THE HUTCHINSON REPORT: No savings often leads to no housing

By Earl Ofari Hutchinson

Contributing Columnist

One consequence of a severely reduced lifestyle for many African Americans that have marginal to no savings is the lack of adequate housing. 

Unless the home is paid for, it means a struggle to pay taxes, pay for upkeep, make mortgage payments, and the countless other big and little unforeseen costs that come with home ownership. A renter is not in much better shape. 

Rents almost never drop, they rise. And unless one is fortunate to live in one of the relatively few places such as the city of Los Angeles where there is rent control or rent stabilization, rents will continue to rise.

This is the second of a two-part series on ways and means to enhance financial security for African Americans through saving and prudent planning.

The figure on evictions for African Americans for non-rent payment tells yet another story of the grim effects of poverty and race. Blacks are more than twice as likely to be evicted as whites, and Black women with children are hit even harder simply because they are more likely to be poorer. 

The one alternative for an African-American senior citizen is to move in with their adult children. This poses an additional financial burden on the family, not to mention other strains. However, that’s a far more palatable choice than being on the street.

Unfortunately, for many that’s exactly the grim consequence. Countless articles tell the horrific tale of African Americans who have lost their jobs, homes or apartments and are on the streets. Studies have shown that Black families were seven times more likely than white families to stay in homeless shelters, according to annual reports from the Institute for Children, Poverty and Homelessness, a nonprofit research organization. 

Meanwhile, white families made up 63.7% of the country, but only filled 28.6% of the shelters. Even this is misleading. The shelters are not permanent homes, they are at best temporary way stops, with all the attendant problems of transiency. Sooner than later, families will be forced to move, but to where? And that’s the problem.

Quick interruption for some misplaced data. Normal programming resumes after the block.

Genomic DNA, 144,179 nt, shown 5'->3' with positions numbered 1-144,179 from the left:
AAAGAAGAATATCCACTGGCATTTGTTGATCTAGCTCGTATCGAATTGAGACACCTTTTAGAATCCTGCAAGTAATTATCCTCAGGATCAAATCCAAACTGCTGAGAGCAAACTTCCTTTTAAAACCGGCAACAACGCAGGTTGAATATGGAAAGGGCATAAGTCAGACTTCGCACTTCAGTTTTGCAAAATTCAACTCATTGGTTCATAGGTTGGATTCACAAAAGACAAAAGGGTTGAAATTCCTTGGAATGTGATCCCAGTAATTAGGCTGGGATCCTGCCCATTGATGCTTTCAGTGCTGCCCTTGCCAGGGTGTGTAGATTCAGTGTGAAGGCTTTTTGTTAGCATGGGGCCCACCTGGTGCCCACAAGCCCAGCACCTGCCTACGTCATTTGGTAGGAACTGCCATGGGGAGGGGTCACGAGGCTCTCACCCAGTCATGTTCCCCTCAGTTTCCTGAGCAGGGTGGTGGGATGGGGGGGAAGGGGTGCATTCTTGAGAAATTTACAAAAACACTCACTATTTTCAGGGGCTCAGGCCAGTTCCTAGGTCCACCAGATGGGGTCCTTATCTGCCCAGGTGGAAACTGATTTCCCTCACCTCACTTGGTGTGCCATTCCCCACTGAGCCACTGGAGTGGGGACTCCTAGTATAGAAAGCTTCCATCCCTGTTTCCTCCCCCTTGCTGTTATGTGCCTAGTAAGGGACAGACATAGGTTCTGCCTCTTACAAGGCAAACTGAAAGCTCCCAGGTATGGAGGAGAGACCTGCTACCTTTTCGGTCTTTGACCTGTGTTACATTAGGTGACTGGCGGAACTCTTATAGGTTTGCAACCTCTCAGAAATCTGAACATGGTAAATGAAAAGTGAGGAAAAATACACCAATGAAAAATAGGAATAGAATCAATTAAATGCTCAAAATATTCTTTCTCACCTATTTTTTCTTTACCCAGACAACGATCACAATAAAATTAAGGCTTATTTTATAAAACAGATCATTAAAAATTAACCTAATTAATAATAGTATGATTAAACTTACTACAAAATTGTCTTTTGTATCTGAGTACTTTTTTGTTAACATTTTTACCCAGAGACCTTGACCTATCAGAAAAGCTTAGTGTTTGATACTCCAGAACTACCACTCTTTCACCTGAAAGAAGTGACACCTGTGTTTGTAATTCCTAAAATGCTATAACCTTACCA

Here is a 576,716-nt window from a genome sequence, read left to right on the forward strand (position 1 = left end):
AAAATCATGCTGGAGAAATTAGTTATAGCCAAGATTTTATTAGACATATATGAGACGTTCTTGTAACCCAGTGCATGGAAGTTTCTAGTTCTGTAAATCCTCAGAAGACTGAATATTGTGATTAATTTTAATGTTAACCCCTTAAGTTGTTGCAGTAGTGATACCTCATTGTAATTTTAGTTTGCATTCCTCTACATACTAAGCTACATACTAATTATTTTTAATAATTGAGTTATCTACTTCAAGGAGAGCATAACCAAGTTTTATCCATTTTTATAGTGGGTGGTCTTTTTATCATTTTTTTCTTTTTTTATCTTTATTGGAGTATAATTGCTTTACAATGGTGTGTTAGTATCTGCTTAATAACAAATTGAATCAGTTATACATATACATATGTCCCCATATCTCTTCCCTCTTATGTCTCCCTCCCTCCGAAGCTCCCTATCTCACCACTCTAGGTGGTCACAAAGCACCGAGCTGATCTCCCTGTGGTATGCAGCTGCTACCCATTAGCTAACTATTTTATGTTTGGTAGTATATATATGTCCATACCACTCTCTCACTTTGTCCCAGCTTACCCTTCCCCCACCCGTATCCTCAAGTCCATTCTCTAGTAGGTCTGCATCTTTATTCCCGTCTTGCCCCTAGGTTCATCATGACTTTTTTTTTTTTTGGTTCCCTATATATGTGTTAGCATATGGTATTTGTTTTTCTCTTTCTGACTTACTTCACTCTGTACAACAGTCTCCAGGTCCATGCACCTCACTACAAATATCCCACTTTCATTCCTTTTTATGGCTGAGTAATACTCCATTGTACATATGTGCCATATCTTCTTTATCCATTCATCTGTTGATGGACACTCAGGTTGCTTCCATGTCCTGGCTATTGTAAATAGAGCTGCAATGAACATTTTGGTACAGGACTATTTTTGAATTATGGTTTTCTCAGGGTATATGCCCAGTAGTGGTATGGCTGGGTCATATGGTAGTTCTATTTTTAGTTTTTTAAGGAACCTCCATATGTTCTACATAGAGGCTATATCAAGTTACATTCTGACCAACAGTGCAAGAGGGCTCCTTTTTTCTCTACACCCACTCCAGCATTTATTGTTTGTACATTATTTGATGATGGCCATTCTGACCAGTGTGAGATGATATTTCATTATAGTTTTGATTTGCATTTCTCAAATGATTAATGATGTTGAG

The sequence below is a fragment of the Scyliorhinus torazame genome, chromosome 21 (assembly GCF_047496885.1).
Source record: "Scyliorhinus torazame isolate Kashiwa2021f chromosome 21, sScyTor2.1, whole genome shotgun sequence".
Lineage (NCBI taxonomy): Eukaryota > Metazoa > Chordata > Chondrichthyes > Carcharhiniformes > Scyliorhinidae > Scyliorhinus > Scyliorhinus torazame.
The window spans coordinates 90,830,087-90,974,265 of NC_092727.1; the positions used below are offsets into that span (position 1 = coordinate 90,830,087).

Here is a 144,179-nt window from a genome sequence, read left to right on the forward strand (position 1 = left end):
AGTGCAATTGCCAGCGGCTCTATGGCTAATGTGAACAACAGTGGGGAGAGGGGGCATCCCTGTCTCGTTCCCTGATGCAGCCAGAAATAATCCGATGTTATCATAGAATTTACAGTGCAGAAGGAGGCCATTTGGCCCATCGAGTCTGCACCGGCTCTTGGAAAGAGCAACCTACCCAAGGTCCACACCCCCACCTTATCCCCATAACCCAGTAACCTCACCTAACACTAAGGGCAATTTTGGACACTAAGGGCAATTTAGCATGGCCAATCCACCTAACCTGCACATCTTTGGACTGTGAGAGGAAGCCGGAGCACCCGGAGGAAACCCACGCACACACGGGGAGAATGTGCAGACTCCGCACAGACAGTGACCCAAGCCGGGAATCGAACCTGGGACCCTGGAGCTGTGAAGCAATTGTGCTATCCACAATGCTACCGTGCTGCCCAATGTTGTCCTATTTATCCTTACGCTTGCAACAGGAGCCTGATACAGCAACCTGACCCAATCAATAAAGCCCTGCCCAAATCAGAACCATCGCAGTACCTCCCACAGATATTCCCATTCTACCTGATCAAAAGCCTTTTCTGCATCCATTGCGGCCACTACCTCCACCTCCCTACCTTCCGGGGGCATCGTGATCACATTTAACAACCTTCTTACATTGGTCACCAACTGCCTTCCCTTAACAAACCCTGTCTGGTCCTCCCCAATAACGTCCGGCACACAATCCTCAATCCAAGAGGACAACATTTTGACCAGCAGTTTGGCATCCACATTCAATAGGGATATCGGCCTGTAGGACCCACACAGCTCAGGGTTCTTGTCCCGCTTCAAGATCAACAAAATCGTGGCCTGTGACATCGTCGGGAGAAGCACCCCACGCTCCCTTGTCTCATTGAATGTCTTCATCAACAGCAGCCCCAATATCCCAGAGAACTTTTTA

These aren’t just older Blacks adversely affected by paltry savings. In a cursory look at those who are camped out in tents, on park and bus stop benches and encampments on big city streets, one sees a gamut of men and women of all ages living in open urban spaces. 

In more than a few cases, entire Black families are on the streets in those encampments. Forget the stereotypes about the homeless, namely a man suffering from drug and alcohol addiction, and with little education. 

Many of these people have degrees, worked in businesses and professions, and at one time made good incomes. The problem in almost every case is that few of them had any savings reserves to prevent their sinking to the streets when hard times hit.

Another consequence of the lack of savings and investments is a problem that thousands of older African Americans increasingly face. That is the necessity to keep working, and in some cases take a second job.

This choice is driven not just by the high cost of living, but by the lack of savings to offset the high costs. Even another income source is no guarantee that a cash strapped worker will markedly improve their current living situation. Stagnant wages combined with high living costs put one on the proverbial treadmill; you run faster to stay in one place.

This forces many individuals to make drastic adjustments in their lifestyles, or what is more popularly called downsizing. It could be driving a smaller, less expensive car, driving less, going out less for entertainment or dining. 

If there is a house, then selling it and moving into a smaller, less expensive apartment, or condo, or even moving to a state where living expenses are less may be an option. The severing of friend and family relationships in a move to another locale to cut costs and save, though, poses added adjustment problems.

Now, care must be taken to ensure there are adequate medical facilities there, and other amenities. It amounts to almost starting a life over again. 

If you’re young and single, the adjustment is easier. For older African Americans, it’s a far different story. But young or old, without savings, the adjustment or downsizing will be painful.

Nevertheless, whatever means one chooses to fill their savings jar can only be a financial plus. Now, how to do it?

The answer again is to have a viable savings plan, devise a budget and then pyramid discretionary dollars regularly into a savings account every pay period. When savings and investing replaces spending as a priority, it becomes a programmed habit that is done without thinking first about making a purchase. 

In times of high inflation, uncertainty about job growth, and high rent and home costs, prioritizing savings and investing becomes even more of a necessity. 

That time for African Americans is not only here, but during all their existence in America that time has always been there.

Earl Ofari Hutchinson is an author and political analyst. His latest book is “President Trump —Again?” (Amazon). He also is the host of the weekly Hutchinson Report on KPFK 90.7 FM Los Angeles and the Pacifica Network.